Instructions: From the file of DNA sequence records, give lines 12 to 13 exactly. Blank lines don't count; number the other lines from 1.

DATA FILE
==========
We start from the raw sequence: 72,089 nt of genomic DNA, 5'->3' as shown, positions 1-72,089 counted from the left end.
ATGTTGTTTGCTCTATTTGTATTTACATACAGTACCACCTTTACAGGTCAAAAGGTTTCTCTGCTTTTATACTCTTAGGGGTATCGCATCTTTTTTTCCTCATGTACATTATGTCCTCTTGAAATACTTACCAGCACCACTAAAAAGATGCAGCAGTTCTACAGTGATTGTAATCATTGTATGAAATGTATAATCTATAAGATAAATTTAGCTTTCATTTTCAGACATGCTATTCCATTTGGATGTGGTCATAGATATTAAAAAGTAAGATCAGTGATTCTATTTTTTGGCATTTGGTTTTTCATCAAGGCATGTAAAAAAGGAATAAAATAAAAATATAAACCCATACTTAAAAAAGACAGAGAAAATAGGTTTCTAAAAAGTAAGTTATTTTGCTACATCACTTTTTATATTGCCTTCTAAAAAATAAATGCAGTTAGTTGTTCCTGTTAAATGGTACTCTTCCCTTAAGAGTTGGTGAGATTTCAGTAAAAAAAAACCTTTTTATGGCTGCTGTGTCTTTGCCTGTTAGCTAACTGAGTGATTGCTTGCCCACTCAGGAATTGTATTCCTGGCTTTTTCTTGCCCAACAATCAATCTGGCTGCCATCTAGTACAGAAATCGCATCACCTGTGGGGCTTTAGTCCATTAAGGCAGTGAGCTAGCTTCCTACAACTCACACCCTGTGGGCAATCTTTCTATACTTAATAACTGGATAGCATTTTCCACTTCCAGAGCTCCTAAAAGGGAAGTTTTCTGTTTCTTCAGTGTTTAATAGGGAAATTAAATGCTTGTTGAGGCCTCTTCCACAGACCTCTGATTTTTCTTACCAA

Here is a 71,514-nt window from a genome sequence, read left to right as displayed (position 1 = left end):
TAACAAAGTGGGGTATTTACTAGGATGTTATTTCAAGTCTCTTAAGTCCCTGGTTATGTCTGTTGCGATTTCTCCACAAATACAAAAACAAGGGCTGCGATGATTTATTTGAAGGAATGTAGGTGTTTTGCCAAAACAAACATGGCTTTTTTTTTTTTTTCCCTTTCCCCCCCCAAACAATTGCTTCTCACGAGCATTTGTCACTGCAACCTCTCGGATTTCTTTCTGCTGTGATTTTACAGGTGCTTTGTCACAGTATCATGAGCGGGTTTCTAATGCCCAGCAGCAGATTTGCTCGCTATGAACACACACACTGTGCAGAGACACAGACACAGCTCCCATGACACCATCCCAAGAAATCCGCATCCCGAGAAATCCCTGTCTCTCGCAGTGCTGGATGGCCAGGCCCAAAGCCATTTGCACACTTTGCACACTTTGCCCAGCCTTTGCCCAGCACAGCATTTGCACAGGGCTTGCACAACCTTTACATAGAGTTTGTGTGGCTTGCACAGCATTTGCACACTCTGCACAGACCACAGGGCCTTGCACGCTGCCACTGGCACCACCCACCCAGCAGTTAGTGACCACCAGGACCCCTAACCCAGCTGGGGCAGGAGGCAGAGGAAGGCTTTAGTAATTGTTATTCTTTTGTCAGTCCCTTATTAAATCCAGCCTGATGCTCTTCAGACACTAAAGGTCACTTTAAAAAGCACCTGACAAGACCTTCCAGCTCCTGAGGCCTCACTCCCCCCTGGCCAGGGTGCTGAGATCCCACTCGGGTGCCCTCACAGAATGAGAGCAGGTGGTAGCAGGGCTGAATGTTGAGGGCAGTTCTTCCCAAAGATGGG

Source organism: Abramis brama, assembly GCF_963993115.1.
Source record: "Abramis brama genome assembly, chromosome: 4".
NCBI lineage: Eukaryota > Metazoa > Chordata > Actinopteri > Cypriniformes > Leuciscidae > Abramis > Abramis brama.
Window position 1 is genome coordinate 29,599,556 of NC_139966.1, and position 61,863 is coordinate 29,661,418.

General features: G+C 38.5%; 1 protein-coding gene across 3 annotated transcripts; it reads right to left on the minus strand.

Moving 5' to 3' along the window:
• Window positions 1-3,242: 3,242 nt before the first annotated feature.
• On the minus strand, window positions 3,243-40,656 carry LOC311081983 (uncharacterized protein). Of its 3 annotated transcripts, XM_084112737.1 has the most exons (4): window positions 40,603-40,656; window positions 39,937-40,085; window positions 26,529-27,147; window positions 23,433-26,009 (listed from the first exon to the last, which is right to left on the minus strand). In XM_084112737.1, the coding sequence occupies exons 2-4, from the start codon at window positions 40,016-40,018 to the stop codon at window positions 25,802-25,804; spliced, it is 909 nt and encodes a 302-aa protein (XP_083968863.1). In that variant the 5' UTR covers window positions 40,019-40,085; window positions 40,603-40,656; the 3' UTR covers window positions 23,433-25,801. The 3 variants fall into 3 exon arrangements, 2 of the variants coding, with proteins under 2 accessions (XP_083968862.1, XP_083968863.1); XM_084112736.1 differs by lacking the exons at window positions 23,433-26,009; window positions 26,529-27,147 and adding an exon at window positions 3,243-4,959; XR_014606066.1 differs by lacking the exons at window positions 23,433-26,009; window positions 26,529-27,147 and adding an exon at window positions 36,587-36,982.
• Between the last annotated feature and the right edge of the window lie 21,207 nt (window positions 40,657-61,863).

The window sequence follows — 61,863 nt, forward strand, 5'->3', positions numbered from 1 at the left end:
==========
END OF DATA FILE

• On the minus strand, window positions 3,243-40,656 carry LOC311081983 (uncharacterized protein). Of its 3 annotated transcripts, XM_084112737.1 has the most exons (4): window positions 40,603-40,656; window positions 39,937-40,085; window positions 26,529-27,147; window positions 23,433-26,009 (listed from the first exon to the last, which is right to left on the minus strand). In XM_084112737.1, the coding sequence occupies exons 2-4, from the start codon at window positions 40,016-40,018 to the stop codon at window positions 25,802-25,804; spliced, it is 909 nt and encodes a 302-aa protein (XP_083968863.1). In that variant the 5' UTR covers window positions 40,019-40,085; window positions 40,603-40,656; the 3' UTR covers window positions 23,433-25,801. The 3 variants fall into 3 exon arrangements, 2 of the variants coding, with proteins under 2 accessions (XP_083968862.1, XP_083968863.1); XM_084112736.1 differs by lacking the exons at window positions 23,433-26,009; window positions 26,529-27,147 and adding an exon at window positions 3,243-4,959; XR_014606066.1 differs by lacking the exons at window positions 23,433-26,009; window positions 26,529-27,147 and adding an exon at window positions 36,587-36,982.
• Between the last annotated feature and the right edge of the window lie 21,207 nt (window positions 40,657-61,863).